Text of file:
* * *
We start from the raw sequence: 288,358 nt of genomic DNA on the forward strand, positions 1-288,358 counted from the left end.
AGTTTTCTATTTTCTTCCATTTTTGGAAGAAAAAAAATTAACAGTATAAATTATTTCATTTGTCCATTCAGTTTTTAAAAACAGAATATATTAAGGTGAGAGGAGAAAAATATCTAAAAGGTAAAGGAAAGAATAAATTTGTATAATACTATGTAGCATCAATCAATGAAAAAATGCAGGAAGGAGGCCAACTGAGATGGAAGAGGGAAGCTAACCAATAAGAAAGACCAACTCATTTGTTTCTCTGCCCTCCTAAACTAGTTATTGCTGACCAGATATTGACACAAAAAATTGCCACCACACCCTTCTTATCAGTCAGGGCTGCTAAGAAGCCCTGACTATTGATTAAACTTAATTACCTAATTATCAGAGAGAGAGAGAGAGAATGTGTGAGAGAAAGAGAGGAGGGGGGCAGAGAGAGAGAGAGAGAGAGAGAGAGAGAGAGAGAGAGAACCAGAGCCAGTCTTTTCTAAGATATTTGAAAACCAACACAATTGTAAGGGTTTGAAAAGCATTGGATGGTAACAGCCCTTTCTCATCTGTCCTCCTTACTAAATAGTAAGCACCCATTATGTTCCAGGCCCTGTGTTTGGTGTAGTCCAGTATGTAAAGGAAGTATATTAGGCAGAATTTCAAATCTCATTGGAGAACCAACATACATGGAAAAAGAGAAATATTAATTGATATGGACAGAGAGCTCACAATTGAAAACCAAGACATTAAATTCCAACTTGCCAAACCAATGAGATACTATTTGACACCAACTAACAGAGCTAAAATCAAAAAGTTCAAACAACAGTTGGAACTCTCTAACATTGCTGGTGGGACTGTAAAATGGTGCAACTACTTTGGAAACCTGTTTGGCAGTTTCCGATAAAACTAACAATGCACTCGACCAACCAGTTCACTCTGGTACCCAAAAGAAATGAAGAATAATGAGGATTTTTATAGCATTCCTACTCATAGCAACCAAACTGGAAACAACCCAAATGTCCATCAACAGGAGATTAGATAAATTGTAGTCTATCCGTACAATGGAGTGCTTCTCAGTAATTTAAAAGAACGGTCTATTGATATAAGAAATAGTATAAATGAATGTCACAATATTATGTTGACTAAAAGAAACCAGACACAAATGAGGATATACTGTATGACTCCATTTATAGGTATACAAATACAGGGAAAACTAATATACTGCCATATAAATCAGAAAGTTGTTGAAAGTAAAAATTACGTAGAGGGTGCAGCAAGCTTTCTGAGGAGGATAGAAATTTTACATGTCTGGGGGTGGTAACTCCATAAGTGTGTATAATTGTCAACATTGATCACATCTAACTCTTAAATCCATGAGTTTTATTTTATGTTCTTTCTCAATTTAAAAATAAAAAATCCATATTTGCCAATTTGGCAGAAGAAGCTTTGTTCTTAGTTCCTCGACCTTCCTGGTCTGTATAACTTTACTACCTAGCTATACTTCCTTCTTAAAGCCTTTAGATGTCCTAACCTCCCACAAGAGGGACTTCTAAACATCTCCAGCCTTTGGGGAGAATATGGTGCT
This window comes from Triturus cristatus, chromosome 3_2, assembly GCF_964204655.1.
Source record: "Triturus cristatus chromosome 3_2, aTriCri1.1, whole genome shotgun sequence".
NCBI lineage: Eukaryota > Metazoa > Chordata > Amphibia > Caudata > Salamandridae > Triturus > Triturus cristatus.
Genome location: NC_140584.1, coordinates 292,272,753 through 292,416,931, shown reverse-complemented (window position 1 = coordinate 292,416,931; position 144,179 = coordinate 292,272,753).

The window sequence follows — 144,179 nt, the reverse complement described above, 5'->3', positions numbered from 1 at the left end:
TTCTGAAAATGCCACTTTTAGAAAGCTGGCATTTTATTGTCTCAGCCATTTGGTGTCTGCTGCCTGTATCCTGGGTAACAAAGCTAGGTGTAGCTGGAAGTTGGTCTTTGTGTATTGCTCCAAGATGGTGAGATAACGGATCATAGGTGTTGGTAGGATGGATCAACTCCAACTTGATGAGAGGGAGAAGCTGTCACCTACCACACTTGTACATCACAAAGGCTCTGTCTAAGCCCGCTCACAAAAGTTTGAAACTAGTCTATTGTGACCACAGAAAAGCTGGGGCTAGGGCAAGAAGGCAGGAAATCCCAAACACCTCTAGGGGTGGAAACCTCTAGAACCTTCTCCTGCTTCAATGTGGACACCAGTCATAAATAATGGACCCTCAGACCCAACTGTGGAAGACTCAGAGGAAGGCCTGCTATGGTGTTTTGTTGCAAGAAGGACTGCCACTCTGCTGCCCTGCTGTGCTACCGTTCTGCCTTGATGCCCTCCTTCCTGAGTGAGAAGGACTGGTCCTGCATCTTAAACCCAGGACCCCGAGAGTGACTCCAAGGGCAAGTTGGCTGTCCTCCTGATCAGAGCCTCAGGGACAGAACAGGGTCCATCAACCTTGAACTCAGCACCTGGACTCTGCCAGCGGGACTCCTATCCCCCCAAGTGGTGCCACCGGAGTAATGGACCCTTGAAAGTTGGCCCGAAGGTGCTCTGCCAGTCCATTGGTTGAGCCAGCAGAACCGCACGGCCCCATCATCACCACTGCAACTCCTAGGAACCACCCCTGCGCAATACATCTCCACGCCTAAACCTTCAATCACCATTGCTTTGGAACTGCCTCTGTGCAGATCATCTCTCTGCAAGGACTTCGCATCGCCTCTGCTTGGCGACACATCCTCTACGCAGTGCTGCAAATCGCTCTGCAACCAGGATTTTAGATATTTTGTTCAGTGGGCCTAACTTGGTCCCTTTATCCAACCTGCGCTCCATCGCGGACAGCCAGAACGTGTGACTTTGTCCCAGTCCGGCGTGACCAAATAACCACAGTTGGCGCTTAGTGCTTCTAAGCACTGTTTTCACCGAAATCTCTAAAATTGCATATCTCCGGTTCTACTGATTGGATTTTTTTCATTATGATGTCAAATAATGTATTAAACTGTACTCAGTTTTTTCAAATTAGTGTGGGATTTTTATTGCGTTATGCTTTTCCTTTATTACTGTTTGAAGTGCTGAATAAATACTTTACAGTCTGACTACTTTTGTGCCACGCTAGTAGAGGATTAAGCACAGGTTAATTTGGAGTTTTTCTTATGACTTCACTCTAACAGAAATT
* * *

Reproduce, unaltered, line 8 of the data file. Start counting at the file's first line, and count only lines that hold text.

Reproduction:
TTCTGAAAATGCCACTTTTAGAAAGCTGGCATTTTATTGTCTCAGCCATTTGGTGTCTGCTGCCTGTATCCTGGGTAACAAAGCTAGGTGTAGCTGGAAGTTGGTCTTTGTGTATTGCTCCAAGATGGTGAGATAACGGATCATAGGTGTTGGTAGGATGGATCAACTCCAACTTGATGAGAGGGAGAAGCTGTCACCTACCACACTTGTACATCACAAAGGCTCTGTCTAAGCCCGCTCACAAAAGTTTGAAACTAGTCTATTGTGACCACAGAAAAGCTGGGGCTAGGGCAAGAAGGCAGGAAATCCCAAACACCTCTAGGGGTGGAAACCTCTAGAACCTTCTCCTGCTTCAATGTGGACACCAGTCATAAATAATGGACCCTCAGACCCAACTGTGGAAGACTCAGAGGAAGGCCTGCTATGGTGTTTTGTTGCAAGAAGGACTGCCACTCTGCTGCCCTGCTGTGCTACCGTTCTGCCTTGATGCCCTCCTTCCTGAGTGAGAAGGACTGGTCCTGCATCTTAAACCCAGGACCCCGAGAGTGACTCCAAGGGCAAGTTGGCTGTCCTCCTGATCAGAGCCTCAGGGACAGAACAGGGTCCATCAACCTTGAACTCAGCACCTGGACTCTGCCAGCGGGACTCCTATCCCCCCAAGTGGTGCCACCGGAGTAATGGACCCTTGAAAGTTGGCCCGAAGGTGCTCTGCCAGTCCATTGGTTGAGCCAGCAGAACCGCACGGCCCCATCATCACCACTGCAACTCCTAGGAACCACCCCTGCGCAATACATCTCCACGCCTAAACCTTCAATCACCATTGCTTTGGAACTGCCTCTGTGCAGATCATCTCTCTGCAAGGACTTCGCATCGCCTCTGCTTGGCGACACATCCTCTACGCAGTGCTGCAAATCGCTCTGCAACCAGGATTTTAGATATTTTGTTCAGTGGGCCTAACTTGGTCCCTTTATCCAACCTGCGCTCCATCGCGGACAGCCAGAACGTGTGACTTTGTCCCAGTCCGGCGTGACCAAATAACCACAGTTGGCGCTTAGTGCTTCTAAGCACTGTTTTCACCGAAATCTCTAAAATTGCATATCTCCGGTTCTACTGATTGGATTTTTTTCATTATGATGTCAAATAATGTATTAAACTGTACTCAGTTTTTTCAAATTAGTGTGGGATTTTTATTGCGTTATGCTTTTCCTTTATTACTGTTTGAAGTGCTGAATAAATACTTTACAGTCTGACTACTTTTGTGCCACGCTAGTAGAGGATTAAGCACAGGTTAATTTGGAGTTTTTCTTATGACTTCACTCTAACAGAAATT